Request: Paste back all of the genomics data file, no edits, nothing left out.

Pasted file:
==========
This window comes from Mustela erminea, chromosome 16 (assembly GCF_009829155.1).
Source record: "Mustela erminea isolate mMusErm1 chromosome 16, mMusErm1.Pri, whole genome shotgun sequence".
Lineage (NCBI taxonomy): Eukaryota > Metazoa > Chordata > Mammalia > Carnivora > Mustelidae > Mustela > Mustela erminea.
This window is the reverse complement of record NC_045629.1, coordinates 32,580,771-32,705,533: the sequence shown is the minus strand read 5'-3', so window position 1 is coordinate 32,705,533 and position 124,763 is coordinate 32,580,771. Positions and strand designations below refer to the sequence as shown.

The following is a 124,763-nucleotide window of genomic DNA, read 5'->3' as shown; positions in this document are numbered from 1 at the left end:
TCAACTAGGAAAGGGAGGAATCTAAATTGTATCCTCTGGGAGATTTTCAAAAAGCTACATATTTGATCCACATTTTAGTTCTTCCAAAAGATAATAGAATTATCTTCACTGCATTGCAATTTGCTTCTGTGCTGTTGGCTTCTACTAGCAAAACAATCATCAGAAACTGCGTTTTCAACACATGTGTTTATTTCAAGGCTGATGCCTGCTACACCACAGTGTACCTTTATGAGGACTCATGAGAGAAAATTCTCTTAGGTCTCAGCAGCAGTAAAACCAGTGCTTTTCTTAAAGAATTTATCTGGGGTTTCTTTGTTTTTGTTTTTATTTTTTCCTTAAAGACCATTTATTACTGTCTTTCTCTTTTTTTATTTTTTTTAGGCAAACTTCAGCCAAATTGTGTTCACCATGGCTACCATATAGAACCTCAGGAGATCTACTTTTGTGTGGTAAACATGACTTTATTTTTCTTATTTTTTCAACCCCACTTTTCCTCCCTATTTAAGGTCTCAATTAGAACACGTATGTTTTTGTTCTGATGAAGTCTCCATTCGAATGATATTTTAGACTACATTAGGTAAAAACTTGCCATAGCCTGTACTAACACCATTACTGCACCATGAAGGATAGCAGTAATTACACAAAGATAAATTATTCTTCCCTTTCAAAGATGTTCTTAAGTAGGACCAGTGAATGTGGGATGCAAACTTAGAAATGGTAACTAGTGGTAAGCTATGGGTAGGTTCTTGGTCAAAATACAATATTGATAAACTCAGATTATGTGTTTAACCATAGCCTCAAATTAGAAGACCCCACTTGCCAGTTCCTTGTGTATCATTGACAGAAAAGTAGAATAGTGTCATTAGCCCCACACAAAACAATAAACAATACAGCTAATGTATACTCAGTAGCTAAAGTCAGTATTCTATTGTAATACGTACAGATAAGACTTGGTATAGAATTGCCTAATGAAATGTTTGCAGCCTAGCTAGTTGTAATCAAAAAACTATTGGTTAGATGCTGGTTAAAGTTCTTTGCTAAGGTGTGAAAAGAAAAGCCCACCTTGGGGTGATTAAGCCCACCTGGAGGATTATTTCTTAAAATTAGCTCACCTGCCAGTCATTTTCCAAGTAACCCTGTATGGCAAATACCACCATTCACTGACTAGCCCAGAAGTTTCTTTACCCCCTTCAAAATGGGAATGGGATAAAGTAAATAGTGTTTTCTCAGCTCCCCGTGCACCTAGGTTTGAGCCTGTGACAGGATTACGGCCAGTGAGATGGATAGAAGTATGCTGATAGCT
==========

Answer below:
This window comes from Mustela erminea, chromosome 16 (assembly GCF_009829155.1).
Source record: "Mustela erminea isolate mMusErm1 chromosome 16, mMusErm1.Pri, whole genome shotgun sequence".
Lineage (NCBI taxonomy): Eukaryota > Metazoa > Chordata > Mammalia > Carnivora > Mustelidae > Mustela > Mustela erminea.
This window is the reverse complement of record NC_045629.1, coordinates 32,580,771-32,705,533: the sequence shown is the minus strand read 5'-3', so window position 1 is coordinate 32,705,533 and position 124,763 is coordinate 32,580,771. Positions and strand designations below refer to the sequence as shown.

The following is a 124,763-nucleotide window of genomic DNA, read 5'->3' as shown; positions in this document are numbered from 1 at the left end:
TCAACTAGGAAAGGGAGGAATCTAAATTGTATCCTCTGGGAGATTTTCAAAAAGCTACATATTTGATCCACATTTTAGTTCTTCCAAAAGATAATAGAATTATCTTCACTGCATTGCAATTTGCTTCTGTGCTGTTGGCTTCTACTAGCAAAACAATCATCAGAAACTGCGTTTTCAACACATGTGTTTATTTCAAGGCTGATGCCTGCTACACCACAGTGTACCTTTATGAGGACTCATGAGAGAAAATTCTCTTAGGTCTCAGCAGCAGTAAAACCAGTGCTTTTCTTAAAGAATTTATCTGGGGTTTCTTTGTTTTTGTTTTTATTTTTTCCTTAAAGACCATTTATTACTGTCTTTCTCTTTTTTTATTTTTTTTAGGCAAACTTCAGCCAAATTGTGTTCACCATGGCTACCATATAGAACCTCAGGAGATCTACTTTTGTGTGGTAAACATGACTTTATTTTTCTTATTTTTTCAACCCCACTTTTCCTCCCTATTTAAGGTCTCAATTAGAACACGTATGTTTTTGTTCTGATGAAGTCTCCATTCGAATGATATTTTAGACTACATTAGGTAAAAACTTGCCATAGCCTGTACTAACACCATTACTGCACCATGAAGGATAGCAGTAATTACACAAAGATAAATTATTCTTCCCTTTCAAAGATGTTCTTAAGTAGGACCAGTGAATGTGGGATGCAAACTTAGAAATGGTAACTAGTGGTAAGCTATGGGTAGGTTCTTGGTCAAAATACAATATTGATAAACTCAGATTATGTGTTTAACCATAGCCTCAAATTAGAAGACCCCACTTGCCAGTTCCTTGTGTATCATTGACAGAAAAGTAGAATAGTGTCATTAGCCCCACACAAAACAATAAACAATACAGCTAATGTATACTCAGTAGCTAAAGTCAGTATTCTATTGTAATACGTACAGATAAGACTTGGTATAGAATTGCCTAATGAAATGTTTGCAGCCTAGCTAGTTGTAATCAAAAAACTATTGGTTAGATGCTGGTTAAAGTTCTTTGCTAAGGTGTGAAAAGAAAAGCCCACCTTGGGGTGATTAAGCCCACCTGGAGGATTATTTCTTAAAATTAGCTCACCTGCCAGTCATTTTCCAAGTAACCCTGTATGGCAAATACCACCATTCACTGACTAGCCCAGAAGTTTCTTTACCCCCTTCAAAATGGGAATGGGATAAAGTAAATAGTGTTTTCTCAGCTCCCCGTGCACCTAGGTTTGAGCCTGTGACAGGATTACGGCCAGTGAGATGGATAGAAGTATGCTGATAGCT